Morris Hospital attack impacts 250k individuals, medical data exposed


An attack on Morris Hospital and Healthcare Centers has exposed former and current patients, employees, and their families. Compromised files include medical record numbers, diagnostic codes, and other data.

Morris Hospital, an Illinois-based healthcare organisation, has started notifying individuals impacted by the April attack. In late May, the Royal ransomware gang listed Morris Hospital on its dark web blog, which it uses to showcase its latest victims.

A breach notification letter sent to impacted victims showcases the massive scale of the attack. The cybercrooks stole information about “current and former employees and their dependents or beneficiaries, as well as current and former patients of Morris Hospital.”

According to Morris Hospital’s letter to the Maine Attorney General, 248,943 individuals were exposed in the attack. The attackers may have accessed:

  • Names
  • Addresses
  • Social Security numbers
  • Medical record numbers
  • Codes used to identify diagnoses and treatments
  • Dates of birth of employees and their relatives who were patients at the hospital

Individual healthcare data can be sold for hundreds of dollars on dark web forums. Malicious actors use medical details for medical identity theft, a type of fraud where threat actors use stolen information to submit forged claims to Medicare and other health insurers.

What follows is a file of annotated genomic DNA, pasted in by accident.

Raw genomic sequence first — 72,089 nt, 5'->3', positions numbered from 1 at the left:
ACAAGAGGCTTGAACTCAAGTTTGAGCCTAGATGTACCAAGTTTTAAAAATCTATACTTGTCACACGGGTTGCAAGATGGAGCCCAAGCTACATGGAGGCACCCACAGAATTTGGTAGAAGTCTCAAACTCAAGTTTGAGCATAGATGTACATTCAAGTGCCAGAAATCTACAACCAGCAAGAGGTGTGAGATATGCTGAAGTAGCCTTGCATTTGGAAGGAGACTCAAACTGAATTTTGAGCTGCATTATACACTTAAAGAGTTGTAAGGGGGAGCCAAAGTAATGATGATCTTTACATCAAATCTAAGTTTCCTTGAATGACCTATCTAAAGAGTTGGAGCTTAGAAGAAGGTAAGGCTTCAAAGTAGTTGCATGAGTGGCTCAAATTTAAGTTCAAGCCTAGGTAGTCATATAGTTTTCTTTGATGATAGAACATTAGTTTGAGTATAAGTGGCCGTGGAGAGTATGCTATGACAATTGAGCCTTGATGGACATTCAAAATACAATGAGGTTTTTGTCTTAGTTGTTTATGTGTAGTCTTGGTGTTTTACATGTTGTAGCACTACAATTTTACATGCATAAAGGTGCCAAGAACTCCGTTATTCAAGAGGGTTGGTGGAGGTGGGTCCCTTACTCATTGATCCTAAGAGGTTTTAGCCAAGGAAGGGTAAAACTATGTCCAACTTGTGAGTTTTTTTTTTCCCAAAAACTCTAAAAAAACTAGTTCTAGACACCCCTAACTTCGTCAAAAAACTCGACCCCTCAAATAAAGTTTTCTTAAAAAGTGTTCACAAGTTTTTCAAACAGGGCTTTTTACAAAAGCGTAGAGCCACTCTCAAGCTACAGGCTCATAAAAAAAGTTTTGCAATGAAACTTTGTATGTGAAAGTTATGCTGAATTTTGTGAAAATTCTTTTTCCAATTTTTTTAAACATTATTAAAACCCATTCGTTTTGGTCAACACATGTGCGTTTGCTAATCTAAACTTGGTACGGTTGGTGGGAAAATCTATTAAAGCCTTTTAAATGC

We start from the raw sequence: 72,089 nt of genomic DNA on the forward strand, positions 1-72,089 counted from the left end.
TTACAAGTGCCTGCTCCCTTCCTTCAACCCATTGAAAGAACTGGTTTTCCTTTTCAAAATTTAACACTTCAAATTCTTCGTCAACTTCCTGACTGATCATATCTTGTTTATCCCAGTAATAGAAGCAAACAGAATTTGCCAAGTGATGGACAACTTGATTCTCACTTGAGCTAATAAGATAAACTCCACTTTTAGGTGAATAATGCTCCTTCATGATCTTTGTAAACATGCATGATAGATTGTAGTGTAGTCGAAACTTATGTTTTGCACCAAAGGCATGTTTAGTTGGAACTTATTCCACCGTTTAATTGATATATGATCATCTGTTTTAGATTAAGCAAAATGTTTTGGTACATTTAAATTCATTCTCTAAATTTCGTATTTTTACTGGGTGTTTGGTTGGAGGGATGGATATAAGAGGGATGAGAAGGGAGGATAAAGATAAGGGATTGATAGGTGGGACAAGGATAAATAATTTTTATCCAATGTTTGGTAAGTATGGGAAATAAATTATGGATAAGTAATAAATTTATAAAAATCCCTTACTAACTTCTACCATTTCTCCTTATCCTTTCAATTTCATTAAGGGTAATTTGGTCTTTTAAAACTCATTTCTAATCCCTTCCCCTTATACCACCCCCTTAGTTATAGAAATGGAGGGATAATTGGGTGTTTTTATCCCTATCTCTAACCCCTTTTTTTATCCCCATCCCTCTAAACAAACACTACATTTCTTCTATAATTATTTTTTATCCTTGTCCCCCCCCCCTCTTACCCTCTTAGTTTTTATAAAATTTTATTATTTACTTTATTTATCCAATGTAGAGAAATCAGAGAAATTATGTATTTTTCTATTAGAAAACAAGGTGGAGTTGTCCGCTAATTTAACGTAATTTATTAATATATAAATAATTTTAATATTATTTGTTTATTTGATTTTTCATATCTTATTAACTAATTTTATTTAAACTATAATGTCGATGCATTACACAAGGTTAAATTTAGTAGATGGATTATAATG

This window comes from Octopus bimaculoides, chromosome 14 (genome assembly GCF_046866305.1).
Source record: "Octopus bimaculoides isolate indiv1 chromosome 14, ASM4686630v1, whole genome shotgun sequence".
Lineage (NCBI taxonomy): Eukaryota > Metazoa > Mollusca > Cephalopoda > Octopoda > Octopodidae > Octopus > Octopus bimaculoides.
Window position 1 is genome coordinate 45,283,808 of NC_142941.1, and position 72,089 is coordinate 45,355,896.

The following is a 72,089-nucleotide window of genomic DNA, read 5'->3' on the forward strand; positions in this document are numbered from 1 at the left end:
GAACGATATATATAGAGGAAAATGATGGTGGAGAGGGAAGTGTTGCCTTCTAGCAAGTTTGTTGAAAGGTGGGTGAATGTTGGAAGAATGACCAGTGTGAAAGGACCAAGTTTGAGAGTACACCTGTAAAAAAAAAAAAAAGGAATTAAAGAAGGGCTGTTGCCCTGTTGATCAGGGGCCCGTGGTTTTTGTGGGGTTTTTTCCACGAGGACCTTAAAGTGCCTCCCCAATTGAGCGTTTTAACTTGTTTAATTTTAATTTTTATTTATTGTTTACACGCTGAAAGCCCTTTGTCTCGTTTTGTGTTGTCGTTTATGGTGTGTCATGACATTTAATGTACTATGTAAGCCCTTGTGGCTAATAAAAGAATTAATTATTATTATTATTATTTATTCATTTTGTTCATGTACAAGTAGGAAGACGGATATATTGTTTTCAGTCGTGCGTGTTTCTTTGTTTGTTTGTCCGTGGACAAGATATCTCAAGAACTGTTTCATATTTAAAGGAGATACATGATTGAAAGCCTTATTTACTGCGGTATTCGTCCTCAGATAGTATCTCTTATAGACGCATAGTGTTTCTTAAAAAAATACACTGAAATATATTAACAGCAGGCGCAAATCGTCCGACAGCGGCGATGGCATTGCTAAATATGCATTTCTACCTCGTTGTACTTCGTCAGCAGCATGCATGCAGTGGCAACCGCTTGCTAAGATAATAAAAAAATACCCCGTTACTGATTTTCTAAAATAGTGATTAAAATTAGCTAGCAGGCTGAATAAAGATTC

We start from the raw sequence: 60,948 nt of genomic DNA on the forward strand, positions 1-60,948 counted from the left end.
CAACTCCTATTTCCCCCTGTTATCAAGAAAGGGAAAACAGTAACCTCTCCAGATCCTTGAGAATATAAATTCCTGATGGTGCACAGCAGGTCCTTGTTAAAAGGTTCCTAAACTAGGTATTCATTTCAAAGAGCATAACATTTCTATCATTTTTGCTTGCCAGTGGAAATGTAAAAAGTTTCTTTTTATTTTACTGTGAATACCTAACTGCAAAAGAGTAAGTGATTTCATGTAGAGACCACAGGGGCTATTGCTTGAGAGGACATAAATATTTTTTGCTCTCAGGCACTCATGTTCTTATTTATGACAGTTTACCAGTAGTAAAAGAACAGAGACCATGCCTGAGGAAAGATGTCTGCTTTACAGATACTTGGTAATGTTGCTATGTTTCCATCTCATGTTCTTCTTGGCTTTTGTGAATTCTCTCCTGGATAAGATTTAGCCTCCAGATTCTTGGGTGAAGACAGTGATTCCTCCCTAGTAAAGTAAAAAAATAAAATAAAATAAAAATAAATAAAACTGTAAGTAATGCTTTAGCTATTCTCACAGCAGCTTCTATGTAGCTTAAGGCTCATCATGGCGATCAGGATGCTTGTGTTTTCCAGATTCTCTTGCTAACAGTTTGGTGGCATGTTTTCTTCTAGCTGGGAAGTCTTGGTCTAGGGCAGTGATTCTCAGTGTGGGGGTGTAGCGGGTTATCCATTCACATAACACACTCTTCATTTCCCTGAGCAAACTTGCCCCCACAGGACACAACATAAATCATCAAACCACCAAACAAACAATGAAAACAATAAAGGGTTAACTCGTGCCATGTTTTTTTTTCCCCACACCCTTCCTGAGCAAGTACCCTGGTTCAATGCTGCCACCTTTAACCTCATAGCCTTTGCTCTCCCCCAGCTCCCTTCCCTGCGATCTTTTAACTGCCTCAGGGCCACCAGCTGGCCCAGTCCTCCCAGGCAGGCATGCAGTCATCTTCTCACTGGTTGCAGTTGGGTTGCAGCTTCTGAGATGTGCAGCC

Meanwhile, other personal identifiable information (PII) may be used to commit fraud: from identity theft and phishing attacks to opening new credit accounts, making unauthorized purchases, or obtaining loans under false pretenses.

Morris Hospital will provide impacted individuals with identity theft resolution services free of charge. However, attack victims need to enroll in the service by themselves.

A Cybersecurity and Infrastructure Security Agency (CISA) advisory about the group released in March said that Royal ransom demands could range from approximately $1 million to $11 million in Bitcoin.

Royal was first discovered in 2022 and quickly caught up with better-known ransom outfits such as Lockbit, BlackCat, and Vice Society. The group is reportedly made up of former threat actors from other Russian-linked cyber gangs, including the now-defunct Conti group.

The CISA advisory warned that the gang was specifically targeting critical infrastructure with their own Royal ransomware variant, “which uses a custom-made file encryption program, evolved from earlier iterations that used “Zeon” as a loader.”